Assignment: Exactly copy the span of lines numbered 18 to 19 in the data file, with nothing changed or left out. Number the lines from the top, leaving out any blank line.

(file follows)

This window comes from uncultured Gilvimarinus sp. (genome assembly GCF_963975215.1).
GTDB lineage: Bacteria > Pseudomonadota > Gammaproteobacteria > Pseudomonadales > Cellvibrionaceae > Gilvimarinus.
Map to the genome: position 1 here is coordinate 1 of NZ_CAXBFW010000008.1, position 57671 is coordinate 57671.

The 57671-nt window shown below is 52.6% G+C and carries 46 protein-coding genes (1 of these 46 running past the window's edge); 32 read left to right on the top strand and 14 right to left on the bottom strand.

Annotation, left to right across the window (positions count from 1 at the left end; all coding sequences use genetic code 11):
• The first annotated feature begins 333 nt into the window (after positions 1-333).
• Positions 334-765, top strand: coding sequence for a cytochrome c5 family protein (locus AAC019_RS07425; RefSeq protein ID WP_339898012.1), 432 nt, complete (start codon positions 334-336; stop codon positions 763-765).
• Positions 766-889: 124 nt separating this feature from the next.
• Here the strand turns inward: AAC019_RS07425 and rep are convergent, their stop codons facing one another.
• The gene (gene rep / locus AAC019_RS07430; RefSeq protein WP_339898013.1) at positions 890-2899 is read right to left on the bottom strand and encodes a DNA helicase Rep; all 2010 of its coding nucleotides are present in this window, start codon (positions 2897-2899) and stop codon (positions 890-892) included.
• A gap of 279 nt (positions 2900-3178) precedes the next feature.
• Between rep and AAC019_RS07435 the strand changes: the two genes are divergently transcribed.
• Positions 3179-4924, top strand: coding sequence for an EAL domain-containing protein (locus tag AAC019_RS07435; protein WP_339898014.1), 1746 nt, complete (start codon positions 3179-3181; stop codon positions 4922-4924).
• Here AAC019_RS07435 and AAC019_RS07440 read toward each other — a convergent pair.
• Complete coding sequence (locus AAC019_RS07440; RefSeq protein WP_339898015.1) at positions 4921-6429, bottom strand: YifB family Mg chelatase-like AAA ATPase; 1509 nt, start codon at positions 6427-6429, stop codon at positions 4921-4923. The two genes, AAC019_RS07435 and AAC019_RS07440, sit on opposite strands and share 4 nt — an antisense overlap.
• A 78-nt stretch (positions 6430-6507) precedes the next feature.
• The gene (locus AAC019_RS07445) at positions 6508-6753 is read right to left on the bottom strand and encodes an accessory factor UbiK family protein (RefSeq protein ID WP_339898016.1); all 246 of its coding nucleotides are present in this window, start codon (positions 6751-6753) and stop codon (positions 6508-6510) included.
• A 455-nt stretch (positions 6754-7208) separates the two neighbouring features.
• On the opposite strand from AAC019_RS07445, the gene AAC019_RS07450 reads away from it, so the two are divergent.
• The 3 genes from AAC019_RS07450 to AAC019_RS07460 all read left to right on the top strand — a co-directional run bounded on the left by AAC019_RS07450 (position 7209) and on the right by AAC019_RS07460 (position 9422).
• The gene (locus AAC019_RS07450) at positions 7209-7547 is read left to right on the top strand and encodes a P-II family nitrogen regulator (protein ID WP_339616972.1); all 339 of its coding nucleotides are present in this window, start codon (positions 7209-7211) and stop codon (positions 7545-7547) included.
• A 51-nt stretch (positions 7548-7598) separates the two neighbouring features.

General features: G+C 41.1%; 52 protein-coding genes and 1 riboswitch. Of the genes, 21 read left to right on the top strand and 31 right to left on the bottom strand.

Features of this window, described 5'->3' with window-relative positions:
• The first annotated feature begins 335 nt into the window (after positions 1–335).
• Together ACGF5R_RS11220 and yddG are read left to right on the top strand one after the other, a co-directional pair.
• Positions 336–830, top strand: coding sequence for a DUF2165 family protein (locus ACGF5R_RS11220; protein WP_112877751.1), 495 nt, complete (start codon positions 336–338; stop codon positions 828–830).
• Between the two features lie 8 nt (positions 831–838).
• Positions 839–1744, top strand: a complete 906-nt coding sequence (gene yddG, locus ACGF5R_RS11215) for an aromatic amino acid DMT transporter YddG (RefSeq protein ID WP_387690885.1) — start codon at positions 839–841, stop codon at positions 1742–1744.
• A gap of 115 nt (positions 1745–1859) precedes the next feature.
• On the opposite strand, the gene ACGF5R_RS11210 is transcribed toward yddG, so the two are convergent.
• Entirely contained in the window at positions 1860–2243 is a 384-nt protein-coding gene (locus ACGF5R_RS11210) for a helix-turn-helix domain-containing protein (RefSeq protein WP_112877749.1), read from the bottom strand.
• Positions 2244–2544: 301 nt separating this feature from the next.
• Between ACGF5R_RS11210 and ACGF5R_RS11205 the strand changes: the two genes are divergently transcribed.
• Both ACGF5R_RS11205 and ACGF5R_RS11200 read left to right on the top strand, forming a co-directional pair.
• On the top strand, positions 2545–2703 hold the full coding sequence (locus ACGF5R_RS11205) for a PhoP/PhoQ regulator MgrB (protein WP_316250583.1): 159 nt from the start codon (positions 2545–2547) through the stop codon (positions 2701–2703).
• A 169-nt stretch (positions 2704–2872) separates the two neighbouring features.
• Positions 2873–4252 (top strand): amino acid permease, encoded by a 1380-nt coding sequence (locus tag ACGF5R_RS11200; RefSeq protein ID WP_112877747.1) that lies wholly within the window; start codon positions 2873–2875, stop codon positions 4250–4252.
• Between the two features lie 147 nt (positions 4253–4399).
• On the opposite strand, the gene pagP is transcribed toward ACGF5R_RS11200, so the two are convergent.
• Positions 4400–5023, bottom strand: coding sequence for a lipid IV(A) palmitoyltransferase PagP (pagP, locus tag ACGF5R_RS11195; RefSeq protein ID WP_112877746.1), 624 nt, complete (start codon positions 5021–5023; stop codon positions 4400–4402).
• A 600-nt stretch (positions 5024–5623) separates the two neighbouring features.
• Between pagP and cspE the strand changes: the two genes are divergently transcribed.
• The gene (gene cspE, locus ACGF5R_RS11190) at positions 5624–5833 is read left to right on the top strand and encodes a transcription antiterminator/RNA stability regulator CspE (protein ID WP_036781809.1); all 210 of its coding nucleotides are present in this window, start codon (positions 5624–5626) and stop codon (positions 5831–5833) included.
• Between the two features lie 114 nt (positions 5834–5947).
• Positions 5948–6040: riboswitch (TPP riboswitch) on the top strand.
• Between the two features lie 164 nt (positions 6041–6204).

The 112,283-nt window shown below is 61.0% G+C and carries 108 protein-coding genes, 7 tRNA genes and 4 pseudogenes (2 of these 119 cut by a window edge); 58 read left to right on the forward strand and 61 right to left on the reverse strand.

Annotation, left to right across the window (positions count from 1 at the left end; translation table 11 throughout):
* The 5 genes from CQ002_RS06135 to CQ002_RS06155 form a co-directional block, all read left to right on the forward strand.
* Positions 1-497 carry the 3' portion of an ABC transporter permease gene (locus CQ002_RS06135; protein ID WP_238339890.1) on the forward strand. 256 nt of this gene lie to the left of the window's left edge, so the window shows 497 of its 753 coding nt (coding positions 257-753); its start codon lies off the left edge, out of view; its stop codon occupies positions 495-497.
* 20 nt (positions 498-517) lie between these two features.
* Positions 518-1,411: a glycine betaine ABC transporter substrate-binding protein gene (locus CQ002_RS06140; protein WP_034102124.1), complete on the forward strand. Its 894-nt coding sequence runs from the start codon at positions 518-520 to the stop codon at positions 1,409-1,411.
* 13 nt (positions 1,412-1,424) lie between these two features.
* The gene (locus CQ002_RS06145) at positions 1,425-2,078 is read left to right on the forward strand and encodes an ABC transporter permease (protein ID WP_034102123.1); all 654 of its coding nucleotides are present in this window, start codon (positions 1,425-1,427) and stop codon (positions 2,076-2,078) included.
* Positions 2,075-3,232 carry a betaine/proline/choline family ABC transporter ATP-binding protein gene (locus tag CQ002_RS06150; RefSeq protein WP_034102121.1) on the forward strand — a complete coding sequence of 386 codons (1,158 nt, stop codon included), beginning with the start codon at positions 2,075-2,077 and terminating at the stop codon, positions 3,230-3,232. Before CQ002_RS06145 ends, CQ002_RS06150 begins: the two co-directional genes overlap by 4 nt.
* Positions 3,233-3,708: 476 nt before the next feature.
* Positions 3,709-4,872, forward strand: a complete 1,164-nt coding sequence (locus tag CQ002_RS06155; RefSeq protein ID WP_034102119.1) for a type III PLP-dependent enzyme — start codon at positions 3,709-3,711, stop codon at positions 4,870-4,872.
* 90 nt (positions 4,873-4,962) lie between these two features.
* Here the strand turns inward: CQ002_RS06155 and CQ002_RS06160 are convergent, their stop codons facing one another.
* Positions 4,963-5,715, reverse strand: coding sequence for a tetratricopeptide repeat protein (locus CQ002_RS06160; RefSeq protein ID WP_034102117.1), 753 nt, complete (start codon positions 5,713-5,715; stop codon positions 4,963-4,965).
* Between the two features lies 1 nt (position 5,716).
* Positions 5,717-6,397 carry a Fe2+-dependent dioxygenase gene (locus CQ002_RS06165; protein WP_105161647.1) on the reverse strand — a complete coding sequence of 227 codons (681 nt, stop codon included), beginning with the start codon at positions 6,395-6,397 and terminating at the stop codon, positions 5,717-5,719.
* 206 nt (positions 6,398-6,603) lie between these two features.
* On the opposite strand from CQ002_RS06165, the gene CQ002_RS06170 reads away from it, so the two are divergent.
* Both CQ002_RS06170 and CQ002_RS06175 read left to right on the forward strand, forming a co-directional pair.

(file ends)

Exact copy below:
• A 455-nt stretch (positions 6754-7208) separates the two neighbouring features.
• On the opposite strand from AAC019_RS07445, the gene AAC019_RS07450 reads away from it, so the two are divergent.